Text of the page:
News & Current Affairs

September 8, 2008

Sarkozy leads EU trio to Moscow

Sarkozy leads EU trio to Moscow

Nicolas Sarkozy shakes hands with Russian president, Dmitri Medvedev in August 2008

President Sarkozy (L) brokered a ceasefire between Russia and Georgia

French President Nicolas Sarkozy is due to arrive in Moscow for talks with the Russian President Dmitry Medvedev about the crisis in Georgia.

He is joined by the EU foreign policy chief, Javier Solana, and the European Commission head, Jose Manuel Barroso.

Mr Sarkozy is expected to press Russia to fully implement a peace plan he brokered to end the fighting.

Meanwhile, Georgia has gone to the UN’s highest court over what it claims are Russian human rights abuses.

Judges at the International Court of Justice in the Hague are being asked to impose emergency measures to halt what Georgia says is a campaign of ethnic cleansing by Russia in the breakaway regions of South Ossetia and Abkhazia.

Russian forces remain in South Ossetia and large parts of Georgian territory after it responded heavily to Georgian attempts last month to recapture the separatist region.

Difficult goals

After talks in Moscow, the three senior European figures are due to go on to the Georgian capital, Tblisi, to meet President Mikhail Saakashvili.

Russia says it is honoring the terms of a six-point plan agreed to end the conflict.

However, European nations do not agree.

PEACE PLAN
No more use of force
Stop all military actions for good
Free access to humanitarian aid
Georgian troops return to their places of permanent deployment
Russian troops to return to pre-conflict positions but Russian peacekeepers may take unspecified “additional security measures”
International talks about security in South Ossetia and Abkhazia

President Sarkozy wants Russian troops to pull back from their current positions in Georgia – well beyond the boundaries of South Ossetia and Abkhazia.

The European trio is also expected to press the Russians on arrangements for a strengthened international effort to monitor developments on the ground.

Some European leaders have already warned that there can be “no business as usual” with Russia until the peace plan is fully implemented, and the European Union has suspended talks on a new partnership agreement with Moscow.

However, with winter approaching, individual European countries continue to consume Russian oil and gas as usual.

Russia’s recognition of Abkhazia and South Ossetia as independent states, and its continuing failure to implement the agreement to the letter, will have profound consequences for Russian relations with the EU.

It will also make it difficult for President Sarkozy to achieve his goals in Moscow, he says.

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August 19, 2008

Musharraf foes set to hold talks

Musharraf foes set to hold talks

Coalition leaders Asif Ali Zardari (left) and Nawaz Sharif shake hands on 18 August at news of President Musharraf's resignation

The ruling parties must now fill the gap left by Pervez Musharraf

Leaders of Pakistan’s ruling coalition are to meet in Islamabad to discuss who will succeed their long-time opponent, former President Pervez Musharraf.

Mr Musharraf stepped down on Monday after nine years in power to avoid a move by the government to impeach him.

The coalition, led by the parties of the late Benazir Bhutto and ex-Prime Minister Nawaz Sharif, held a first, inconclusive round of talks on Monday.

Mr Musharraf was replaced automatically by caretaker President Muhammad Sumroo.

Mr Sumroo, speaker of the Senate and a political ally of Mr Musharraf, will lead the country until a new election is held by parliament.

It is unclear whether Mr Musharraf, who took power in a bloodless coup in 1999, will face prosecution now that he is out of power.

Mutual distrust

On Monday, Mr Sharif, who leads the Pakistan Muslim League-Nawaz (PML-N), met Asif Ali Zardari, leader of the Pakistan People’s Party (PPP) of Benazir Bhutto, and other coalition figures.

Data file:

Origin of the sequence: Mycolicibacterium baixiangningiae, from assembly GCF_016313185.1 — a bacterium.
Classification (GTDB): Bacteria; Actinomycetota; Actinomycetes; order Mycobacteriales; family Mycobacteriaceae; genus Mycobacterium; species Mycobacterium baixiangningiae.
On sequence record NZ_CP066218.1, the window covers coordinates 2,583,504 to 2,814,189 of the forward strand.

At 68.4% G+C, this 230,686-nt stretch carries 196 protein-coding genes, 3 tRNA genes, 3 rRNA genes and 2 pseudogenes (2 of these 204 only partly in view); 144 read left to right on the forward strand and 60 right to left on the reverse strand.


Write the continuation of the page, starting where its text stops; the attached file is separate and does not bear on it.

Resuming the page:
President Musharraf live on TV, 18th August

Mr Musharraf denied being an enemy of democracy

Sources say their talks focused on the nomination of the next president and the restoration of judges deposed by Mr Musharraf.

The PPP and PML-N distrust each other and have already said different things about Mr Musharraf’s future.

Mr Zardari’s party said it believed he might have immunity from prosecution.

But Mr Sharif’s party argues he should stand trial for, among other things, abrogating the constitution.

The parties are also likely to differ on whether to reinstate the judges and are thought to have differences of emphasis on how to tackle a violent Islamist insurgency on the Afghan border, our correspondent says.

There is relief in Pakistan that Mr Musharraf is gone but mounting impatience with the political parties that won February’s elections.

‘Going, Going, Gone!’

Pakistan’s newspapers on Tuesday celebrated the exit of former president.

Musharraf should be blamed for his own fall
Stan Rodrigues, Newark, US

The headline of The Daily Times was “Going, Going, Gone!”, next to a photo of Mr Musharraf, while The News led with “Mush Quits With His Tail Between His Legs”.

The country’s media also speculated about what he might do next, reporting that he wants to stay in Pakistan, but may soon travel abroad, with Saudi Arabia, the US, the UK and Turkey mentioned as possible destinations.

Mr Musharraf left his official residence in Islamabad for the last time after announcing his resignation in a televised address.

He inspected a last military guard of honour before leaving the palace in a black limousine.

Mehr, Lahore, Pakistan

Send us your comments
I would rather have been ruled by a democratic dictator than despotic democrats

After nine years in power, Pervez Musharraf had finally run out of options, the BBC’s Chris Morris reports from Islamabad.

Well known in the West for his support for the US after the 11 September 2001 attacks, he had grown increasingly unpopular at home.

With the government on the verge of impeaching him, the former soldier’s instinct was to fight on, our correspondent says, but in his lengthy address he said he was stepping down for the good of the nation.

It is a landmark moment in Pakistan, our correspondent adds: the former military ruler forced from office by civilian politicians and the army standing by and allowing it to happen.

Mrs Bhutto’s son and heir, Bilawal, said he hoped the country could move forward after Mr Musharraf’s departure.

“I see that the biggest hurdle in the way of democracy has been removed,” he said.

Mrs Bhutto was assassinated in Rawalpindi in December last year.

August 8, 2008

Musharraf faces impeachment bid

Musharraf faces impeachment bid